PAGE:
Under pressure, Brazil’s Bolsonaro revokes police nomination
RIO DE JANEIRO (AP) — Brazilian President Jair Bolsonaro yielded Wednesday to growing criticism around his nomination of a new federal police chief seen as too close to his family, revoking the controversial appointment just hours after it was temporarily suspended by the Supreme Court.
Bolsonaro’s abrupt removal last week of the former federal police chief, in the midst of a health crisis, and the nomination of Alexandre Ramagem, who has been photographed with Bolsonaro’s sons, had prompted concern that Bolsonaro would give his family preferential treatment. At least one of the president’s sons is reportedly under investigation.
The ouster of the former police chief had led to the resignation of Bolsonaro’s highly popular justice minister, Sérgio Moro, who alleged political interference, pitching the administration into political turmoil.
Moro, when resigning on April 24, said Bolsonaro had told him on multiple occasions that he wanted to replace the head of the federal police with someone who could facilitate access to investigations and intelligence reports.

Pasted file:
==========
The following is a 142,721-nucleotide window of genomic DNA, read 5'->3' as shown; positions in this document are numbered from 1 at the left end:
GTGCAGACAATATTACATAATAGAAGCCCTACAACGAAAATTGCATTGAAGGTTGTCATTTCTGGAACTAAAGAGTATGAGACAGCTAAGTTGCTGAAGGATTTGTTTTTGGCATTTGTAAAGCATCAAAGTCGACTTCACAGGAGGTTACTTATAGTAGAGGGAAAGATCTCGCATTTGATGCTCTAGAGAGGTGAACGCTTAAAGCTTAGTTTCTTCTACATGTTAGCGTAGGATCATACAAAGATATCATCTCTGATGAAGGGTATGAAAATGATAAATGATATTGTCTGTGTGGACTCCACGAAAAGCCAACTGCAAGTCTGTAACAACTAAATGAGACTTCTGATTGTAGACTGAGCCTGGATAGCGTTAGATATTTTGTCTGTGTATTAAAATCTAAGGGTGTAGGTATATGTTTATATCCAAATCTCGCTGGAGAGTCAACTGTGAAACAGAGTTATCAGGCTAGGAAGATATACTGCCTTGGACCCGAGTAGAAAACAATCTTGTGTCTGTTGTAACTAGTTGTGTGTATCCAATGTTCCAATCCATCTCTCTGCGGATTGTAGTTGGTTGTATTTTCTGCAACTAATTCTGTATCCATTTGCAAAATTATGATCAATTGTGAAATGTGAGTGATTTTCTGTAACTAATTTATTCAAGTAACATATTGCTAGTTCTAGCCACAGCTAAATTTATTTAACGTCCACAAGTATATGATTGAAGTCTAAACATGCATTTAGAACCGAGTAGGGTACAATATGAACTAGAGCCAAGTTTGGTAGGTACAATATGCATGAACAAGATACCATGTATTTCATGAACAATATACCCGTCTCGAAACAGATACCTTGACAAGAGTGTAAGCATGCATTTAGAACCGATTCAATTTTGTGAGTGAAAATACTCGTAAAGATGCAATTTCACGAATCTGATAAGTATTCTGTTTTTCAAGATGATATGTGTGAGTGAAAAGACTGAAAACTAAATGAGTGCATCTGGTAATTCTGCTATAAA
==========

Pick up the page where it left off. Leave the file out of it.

In his decision, Supreme Court Justice Alexandre de Moraes wrote that “the Federal Police is not an intelligence agency for the Presidency.”
Bolsonaro announced his decision to revoke the appointment Wednesday in the official gazette. But later that day, he suggested he was not totally abandoning the idea: “I am sure that this dream of mine ... will soon come true, for the sake of our Federal Police and of Brazil.”
Bolsonaro, attending the official swearing in of his new Justice and Public Security Minister, also criticized the Supreme Court’s decision.
“Ramagem, who was supposed to take office today, was blocked by a monocratic decision of a Supreme Court Justice,” Bolsonaro said.
Following Moro’s accusations, the Supreme Court on Monday authorized an investigation into whether Bolsonaro committed crimes by allegedly attempting to interfere with the country’s Federal Police.
Bolsonaro has denied asking Moro for information on ongoing investigations, but did not address the accusation he wanted a successor who would share information.